The day after the restaged signing, Rotten, Vicious, and their friend Jah Wobble had appeared drunk and disorderly at The Speakeasy, the London club where music industry figures and musicians went to relax. Wobble and Vicious had confronted the Old Grey Whistle Test presenter Bob Harris and one of his studio crew, George Nicholson, about the absence of the Sex Pistols on their show. According to subsequent reports, Rotten stayed out of the ensuing violence, but Vicious and Wobble landed Harris and Nicholson in hospital, where they had to be treated for minor cuts and bruises. As soon as word of this latest spectacle reached Derek Green at A&M he quickly decided he was wrong to think that he could manage the chaos that seemed to follow the Pistols everywhere, and dropped the band immediately. The company then destroyed as many copies of ‘God Save the Queen’ as it could find (only a few hundred copies had been circulated prior to its official release).

 
Continues after the jump…

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Posted by Ron Kretsch
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01.08.2018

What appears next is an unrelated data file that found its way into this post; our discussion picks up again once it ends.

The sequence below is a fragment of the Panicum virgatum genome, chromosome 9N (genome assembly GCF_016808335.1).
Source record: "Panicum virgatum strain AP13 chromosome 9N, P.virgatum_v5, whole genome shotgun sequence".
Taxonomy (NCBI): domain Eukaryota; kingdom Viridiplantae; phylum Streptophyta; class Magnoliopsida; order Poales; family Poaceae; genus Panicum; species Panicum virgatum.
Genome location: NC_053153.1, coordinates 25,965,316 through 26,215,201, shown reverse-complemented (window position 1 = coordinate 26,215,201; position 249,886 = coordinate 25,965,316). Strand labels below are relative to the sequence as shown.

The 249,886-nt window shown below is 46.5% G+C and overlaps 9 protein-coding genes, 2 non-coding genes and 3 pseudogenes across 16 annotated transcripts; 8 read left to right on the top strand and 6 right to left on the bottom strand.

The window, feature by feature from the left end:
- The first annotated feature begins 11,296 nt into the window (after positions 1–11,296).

11:57 am
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KISS prove, yet again, that they are the biggest assholes in rock
01.08.2018
09:24 am
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A 2012 South American television interview with KISS has recently surfaced in which the band demands an embarrassed journalist to remove his Iron Maiden t-shirt before interviewing them.

We’ve come to expect such extreme assholism from Gene, but Paul actually starts this one off by refusing to answer the first question, but instead chastising the interviewer, “KISS is spelled K-I-S-S, (points at interviewer’s Iron Maiden shirt) this does not spell KISS, Gustavo. You made a big mistake.”

The interviewer defends his sartorial choice, saying “I picked this shirt to interview you guys… it’s not cool to wear a KISS shirt to a KISS interview.”

The band disagrees, with Gene chiming in “I don’t want him wearing an Iron Maiden t-shirt,” and then demands that the interviewer wear the shirt inside-out.